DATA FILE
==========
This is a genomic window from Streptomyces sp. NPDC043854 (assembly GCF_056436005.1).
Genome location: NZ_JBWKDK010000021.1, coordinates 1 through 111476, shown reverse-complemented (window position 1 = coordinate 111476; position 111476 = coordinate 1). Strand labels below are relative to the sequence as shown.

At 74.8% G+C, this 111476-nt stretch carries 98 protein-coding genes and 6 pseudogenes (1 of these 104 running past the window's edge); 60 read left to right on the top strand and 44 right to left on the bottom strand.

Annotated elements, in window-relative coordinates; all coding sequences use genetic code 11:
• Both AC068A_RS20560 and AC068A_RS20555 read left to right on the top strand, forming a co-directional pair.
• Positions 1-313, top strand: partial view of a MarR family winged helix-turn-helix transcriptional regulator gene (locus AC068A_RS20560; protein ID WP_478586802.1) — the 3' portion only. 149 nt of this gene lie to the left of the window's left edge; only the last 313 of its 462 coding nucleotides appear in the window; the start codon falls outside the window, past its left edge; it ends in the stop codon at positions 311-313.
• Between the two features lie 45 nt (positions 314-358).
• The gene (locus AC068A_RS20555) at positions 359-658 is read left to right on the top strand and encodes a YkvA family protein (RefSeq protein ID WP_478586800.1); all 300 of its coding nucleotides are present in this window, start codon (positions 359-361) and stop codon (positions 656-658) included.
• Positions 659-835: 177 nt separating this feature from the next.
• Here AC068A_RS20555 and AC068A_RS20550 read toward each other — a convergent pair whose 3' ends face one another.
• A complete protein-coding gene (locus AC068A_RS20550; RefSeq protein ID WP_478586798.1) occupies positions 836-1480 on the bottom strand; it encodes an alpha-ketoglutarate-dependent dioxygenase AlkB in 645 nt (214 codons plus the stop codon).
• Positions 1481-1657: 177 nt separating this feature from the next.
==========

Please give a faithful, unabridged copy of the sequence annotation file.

This is a genomic window from Streptomyces sp. NPDC043854 (assembly GCF_056436005.1).
Genome location: NZ_JBWKDK010000021.1, coordinates 1 through 111476, shown reverse-complemented (window position 1 = coordinate 111476; position 111476 = coordinate 1). Strand labels below are relative to the sequence as shown.

At 74.8% G+C, this 111476-nt stretch carries 98 protein-coding genes and 6 pseudogenes (1 of these 104 running past the window's edge); 60 read left to right on the top strand and 44 right to left on the bottom strand.

Annotated elements, in window-relative coordinates; all coding sequences use genetic code 11:
• Both AC068A_RS20560 and AC068A_RS20555 read left to right on the top strand, forming a co-directional pair.
• Positions 1-313, top strand: partial view of a MarR family winged helix-turn-helix transcriptional regulator gene (locus AC068A_RS20560; protein ID WP_478586802.1) — the 3' portion only. 149 nt of this gene lie to the left of the window's left edge; only the last 313 of its 462 coding nucleotides appear in the window; the start codon falls outside the window, past its left edge; it ends in the stop codon at positions 311-313.
• Between the two features lie 45 nt (positions 314-358).
• The gene (locus AC068A_RS20555) at positions 359-658 is read left to right on the top strand and encodes a YkvA family protein (RefSeq protein ID WP_478586800.1); all 300 of its coding nucleotides are present in this window, start codon (positions 359-361) and stop codon (positions 656-658) included.
• Positions 659-835: 177 nt separating this feature from the next.
• Here AC068A_RS20555 and AC068A_RS20550 read toward each other — a convergent pair whose 3' ends face one another.
• A complete protein-coding gene (locus AC068A_RS20550; RefSeq protein ID WP_478586798.1) occupies positions 836-1480 on the bottom strand; it encodes an alpha-ketoglutarate-dependent dioxygenase AlkB in 645 nt (214 codons plus the stop codon).
• Positions 1481-1657: 177 nt separating this feature from the next.